I know I've said some things, but Hansel is so hot right now.

It’s for those same reasons that I didn’t mind the film’s more thematic parallels. They weren’t just one off and superficial. Derek and Hansel’s search for self-actualization and the satire of a relevant contemporary culture (e.g. the very disparaging millennial crowd) are what gives Zoolander 2 its subtler value.

Questionable jokes aside, Stiller and Wilson's still got it!

What’s glaringly different about Zoolander 2 though is how it’s fully embraced the absurdity. It is ridiculous – and not in the good, slang for cool, way, but in the actual what-on-earth-is-going-on-here way. In the first film, an evil fashion designer secretly uses male models to assassinate world leaders to preserve their control over their international supply chain. Ridiculous? Yes, very. Plausible? Probably not, but at least, with a little suspension of disbelieve, okay, it's a huge stretch, but maaaaaybe it could happen. But in the sequel, they’re not pulling any punches. There’s a literal fashion Interpol, where former models becoming super spies are apparently a thing, women can swim faster than a helicopter can fly, the first humans were Adam, Eve and Steve, the first male supermodel whose direct descendant’s heart can grant eternal youth to whoever consumes it. Ridiculous? VERY, VERY MUCH SO. It’s a drastically different tone than the original but to the film’s credit, it knows this and it’s very comfortable in what it’s trying to do. But personally, part of why I enjoyed the first film was that it was still somehow grounded to the fashion world, and that it was less of a leap to accept its more fantastical components.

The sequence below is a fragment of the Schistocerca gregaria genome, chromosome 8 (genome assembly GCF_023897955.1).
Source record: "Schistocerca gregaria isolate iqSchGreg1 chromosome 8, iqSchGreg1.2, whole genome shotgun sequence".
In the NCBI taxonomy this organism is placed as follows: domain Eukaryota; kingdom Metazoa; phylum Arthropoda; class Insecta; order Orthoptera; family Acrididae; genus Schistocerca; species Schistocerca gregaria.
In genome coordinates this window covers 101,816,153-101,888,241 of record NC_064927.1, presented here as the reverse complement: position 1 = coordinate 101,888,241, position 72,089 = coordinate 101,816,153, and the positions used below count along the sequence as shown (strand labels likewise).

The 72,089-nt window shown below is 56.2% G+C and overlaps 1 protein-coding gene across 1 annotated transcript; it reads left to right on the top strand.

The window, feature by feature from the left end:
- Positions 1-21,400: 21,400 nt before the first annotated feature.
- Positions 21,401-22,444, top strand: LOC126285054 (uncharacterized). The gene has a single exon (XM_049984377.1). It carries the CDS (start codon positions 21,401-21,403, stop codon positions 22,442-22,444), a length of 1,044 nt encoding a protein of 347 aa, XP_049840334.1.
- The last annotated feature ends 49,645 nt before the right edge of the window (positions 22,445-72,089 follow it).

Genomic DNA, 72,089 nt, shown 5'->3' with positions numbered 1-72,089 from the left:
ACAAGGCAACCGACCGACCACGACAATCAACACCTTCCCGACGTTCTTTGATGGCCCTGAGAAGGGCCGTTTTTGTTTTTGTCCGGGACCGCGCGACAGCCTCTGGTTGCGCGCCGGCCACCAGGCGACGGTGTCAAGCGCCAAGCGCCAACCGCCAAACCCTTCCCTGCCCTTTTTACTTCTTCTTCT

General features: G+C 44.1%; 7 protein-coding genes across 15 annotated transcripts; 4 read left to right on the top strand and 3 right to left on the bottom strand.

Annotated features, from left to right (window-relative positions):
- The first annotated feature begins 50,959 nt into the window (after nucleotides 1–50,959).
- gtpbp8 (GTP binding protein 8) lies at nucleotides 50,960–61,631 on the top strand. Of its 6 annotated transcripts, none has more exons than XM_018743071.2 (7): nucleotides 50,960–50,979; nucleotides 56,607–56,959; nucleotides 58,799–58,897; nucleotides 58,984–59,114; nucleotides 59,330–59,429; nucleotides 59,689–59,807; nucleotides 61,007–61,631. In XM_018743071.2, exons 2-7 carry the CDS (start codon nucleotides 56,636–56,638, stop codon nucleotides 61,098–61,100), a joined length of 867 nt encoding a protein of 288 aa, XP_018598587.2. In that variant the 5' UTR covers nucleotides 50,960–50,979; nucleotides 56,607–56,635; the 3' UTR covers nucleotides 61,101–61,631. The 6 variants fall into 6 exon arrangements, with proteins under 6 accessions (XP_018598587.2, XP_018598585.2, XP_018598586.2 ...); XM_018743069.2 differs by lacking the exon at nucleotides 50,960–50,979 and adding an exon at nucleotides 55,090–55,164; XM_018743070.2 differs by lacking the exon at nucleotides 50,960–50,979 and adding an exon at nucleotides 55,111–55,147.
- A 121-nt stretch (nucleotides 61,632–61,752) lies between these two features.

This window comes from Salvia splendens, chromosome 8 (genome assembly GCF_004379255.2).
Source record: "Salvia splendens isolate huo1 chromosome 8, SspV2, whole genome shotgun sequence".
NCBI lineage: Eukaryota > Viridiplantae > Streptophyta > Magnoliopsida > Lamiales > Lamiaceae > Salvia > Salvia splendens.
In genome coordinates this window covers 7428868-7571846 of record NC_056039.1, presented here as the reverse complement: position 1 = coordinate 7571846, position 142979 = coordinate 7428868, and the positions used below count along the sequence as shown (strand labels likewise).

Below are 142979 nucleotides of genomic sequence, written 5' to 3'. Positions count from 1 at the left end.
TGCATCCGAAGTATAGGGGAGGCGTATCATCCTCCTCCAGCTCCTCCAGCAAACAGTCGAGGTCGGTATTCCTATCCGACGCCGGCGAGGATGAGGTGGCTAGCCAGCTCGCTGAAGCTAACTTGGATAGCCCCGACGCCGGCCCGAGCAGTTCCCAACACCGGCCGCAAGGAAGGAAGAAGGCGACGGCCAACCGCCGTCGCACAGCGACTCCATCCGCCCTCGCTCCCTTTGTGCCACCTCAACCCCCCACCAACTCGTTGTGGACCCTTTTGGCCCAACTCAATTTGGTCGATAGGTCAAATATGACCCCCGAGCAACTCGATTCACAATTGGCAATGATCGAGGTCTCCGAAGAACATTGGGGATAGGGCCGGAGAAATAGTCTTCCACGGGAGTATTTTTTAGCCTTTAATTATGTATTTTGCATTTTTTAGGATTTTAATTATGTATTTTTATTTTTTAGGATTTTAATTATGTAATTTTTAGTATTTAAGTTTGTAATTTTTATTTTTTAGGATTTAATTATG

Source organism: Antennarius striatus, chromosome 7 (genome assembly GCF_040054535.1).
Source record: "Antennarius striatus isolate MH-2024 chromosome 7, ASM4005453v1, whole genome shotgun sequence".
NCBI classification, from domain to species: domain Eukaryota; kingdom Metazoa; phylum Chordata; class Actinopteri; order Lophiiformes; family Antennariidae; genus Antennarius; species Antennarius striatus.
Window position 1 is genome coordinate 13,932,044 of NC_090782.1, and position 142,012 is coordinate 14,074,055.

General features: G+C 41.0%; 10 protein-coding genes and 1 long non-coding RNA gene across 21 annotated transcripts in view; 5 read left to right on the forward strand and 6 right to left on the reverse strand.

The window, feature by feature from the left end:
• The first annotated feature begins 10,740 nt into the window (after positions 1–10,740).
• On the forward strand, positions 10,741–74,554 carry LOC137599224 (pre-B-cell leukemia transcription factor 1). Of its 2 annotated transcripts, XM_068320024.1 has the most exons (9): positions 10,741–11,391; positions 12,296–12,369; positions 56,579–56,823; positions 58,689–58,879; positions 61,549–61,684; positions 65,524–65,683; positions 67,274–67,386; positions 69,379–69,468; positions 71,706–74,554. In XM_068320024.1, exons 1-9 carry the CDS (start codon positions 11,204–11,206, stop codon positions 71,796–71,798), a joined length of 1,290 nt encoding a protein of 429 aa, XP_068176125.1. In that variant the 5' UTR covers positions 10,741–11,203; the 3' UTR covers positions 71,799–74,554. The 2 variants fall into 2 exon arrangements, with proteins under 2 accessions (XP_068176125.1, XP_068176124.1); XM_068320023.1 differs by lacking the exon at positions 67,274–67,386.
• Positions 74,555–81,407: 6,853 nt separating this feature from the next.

By the end of it though, all the surrealism and multiple characters arcs all come together in a very comprehensive, revelatory and satisfying way. Some of the best moments were in that final act (meaning the ones I didn’t already see in the film’s spoiler-y trailers), and a particular narrative twist makes sense of a lot of the things I previously thought were weak plot devices. Zoolander 2’s redeeming quality is how it ultimately subverts what I was conditioned to expect from it.

Mugatu 2
Movie ramps up the second Mugatu is back in the fold!

There could have been a number of reasons why I didn’t enjoy the movie as much as my brothers did. It may have been the showy trailers, or I may have overstuffed myself with Zoolander humor, or my taste in comedy has matured, or other expectations tainted my experience of the film…

duo 2
I don't mind a third installment, but, just like trendy hairstyles, Zoolander has to be fresh.

…Or maybe it was just bad and I should stop being Zoolander 2’s apologist. Due to Stiller and Owen’s comedic prowess and unwavering chemistry and the film’s better and more exciting second half to finale, Zoolander 2 was acceptably entertaining. But it’s frustrating that it had to take such a long time to get there. The flat jokes, excessive throwbacks, and general lack of originality reduce Zoolander 2 to a fun but pointless and inevitably forgettable reunion.